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The security risk most phones have that no one is talking about
phone story
Example demonstrating how accelerometer data shared with separate traffic and health applications could indicate Bob's location. - photo by Chandra Johnson

If you or your children play games, track your steps or even monitor sleep with a tablet or phone, you could be putting your information at risk.
Researchers at the University of Illinois have discovered some alarming details about phone hardware called an accelerometer, which tracks the movement of a phone needed for some games and apps.
Researchers Sanorita Dey and Nirupam Roy said in a recent Science Daily article that microscopic “imperfections” created when accelerometers are manufactured inadvertently create “fingerprints” that can identify individual devices.
More than that, they can track those individual phones, since accelerometers record movement and transmit the information to a server.
So, in some apps, recording movement information on an accelerometer is like leaving a “real-time fingerprint,” potentially without a user’s knowledge. Because many apps have access to a phone’s accelerometer, this creates a security risk within the phone.
“Any app can share data without consent at any time,” Dey said. “By law, an app cannot share information without a user’s consent.”
Currently, there is no precedent for this kind of sharing, so there is no mandate, according to the Science Daily article.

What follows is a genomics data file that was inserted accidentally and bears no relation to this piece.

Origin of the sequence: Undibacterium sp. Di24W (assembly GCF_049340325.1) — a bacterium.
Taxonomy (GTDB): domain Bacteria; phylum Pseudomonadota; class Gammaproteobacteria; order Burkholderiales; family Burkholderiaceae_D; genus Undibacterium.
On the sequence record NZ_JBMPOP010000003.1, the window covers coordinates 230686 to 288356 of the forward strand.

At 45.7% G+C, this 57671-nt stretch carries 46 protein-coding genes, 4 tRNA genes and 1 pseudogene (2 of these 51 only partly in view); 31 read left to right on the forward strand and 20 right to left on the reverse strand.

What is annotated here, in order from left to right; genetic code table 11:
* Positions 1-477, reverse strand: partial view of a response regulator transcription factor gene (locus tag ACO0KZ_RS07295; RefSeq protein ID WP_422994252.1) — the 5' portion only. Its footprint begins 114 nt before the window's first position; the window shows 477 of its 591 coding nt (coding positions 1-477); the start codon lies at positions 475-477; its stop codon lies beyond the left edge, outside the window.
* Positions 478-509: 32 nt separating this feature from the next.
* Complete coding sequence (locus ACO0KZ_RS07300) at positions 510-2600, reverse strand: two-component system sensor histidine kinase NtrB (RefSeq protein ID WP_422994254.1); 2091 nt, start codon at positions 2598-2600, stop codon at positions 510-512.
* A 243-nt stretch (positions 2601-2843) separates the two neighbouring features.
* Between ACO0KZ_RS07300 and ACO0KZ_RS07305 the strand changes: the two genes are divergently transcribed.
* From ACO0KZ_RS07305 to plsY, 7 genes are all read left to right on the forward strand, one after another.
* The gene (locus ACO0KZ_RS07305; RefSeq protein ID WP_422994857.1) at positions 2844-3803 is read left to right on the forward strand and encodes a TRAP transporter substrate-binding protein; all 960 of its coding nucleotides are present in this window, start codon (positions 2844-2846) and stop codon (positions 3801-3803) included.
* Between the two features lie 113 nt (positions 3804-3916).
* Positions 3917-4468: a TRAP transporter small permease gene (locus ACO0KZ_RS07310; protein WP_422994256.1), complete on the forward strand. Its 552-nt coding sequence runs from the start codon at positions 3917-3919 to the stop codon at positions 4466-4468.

The team conducted research on separate accelerometers used in many phones, 25 Android devices and some tablets over nine months. While the individual differences between accelerometer chips would take serious, in-depth analysis by a potential identity thief, experiments conducted on the phones found how easily information can be transmitted unintentionally.
Vibrations similar to those that alert a user to a message were counted as movement that the accelerometer is designed to detect.
“Even if you erase the app in the phone, or even erase and reinstall all software,” Roy said in the article, “the fingerprint still stays inherent. That’s a serious threat.”
And piracy of such information from a server wouldn’t be unheard of.
As the business world learned with the Target credit card hack during Black Friday last year, hackers can use any vulnerability to their advantage. In an article by Bloomberg News, although Target stores were prepared for a hack with new malware detection software, hackers still made off with “40 million credit card numbers … and 70 million addresses, phone numbers, and other pieces of personal information.”
Given the number of lawsuits (at least 90, Bloomberg reported) that stemmed from the incident, the technology industry should take note, especially with consumer concern over identity theft at an all-time high.
A study from the Pew Research Center said that 86 percent of Americans took steps “to remove or mask their digital footprints — ranging from clearing cookies to encrypting their email, from avoiding using their name to using virtual networks that mask their Internet protocol (IP) address.”
While this security issue hasn’t been publicly exploited yet, Roy and Dey say they’ve done their job at researchers.
“We try to outsmart hackers,” Roy said. ¬¬¬
So what can consumers do to protect their information? Roy and Dey say the best approach is to research and be careful what kinds of apps and games you use, since not enabling location service may no longer be enough.
Twitter: @ChandraMJohnson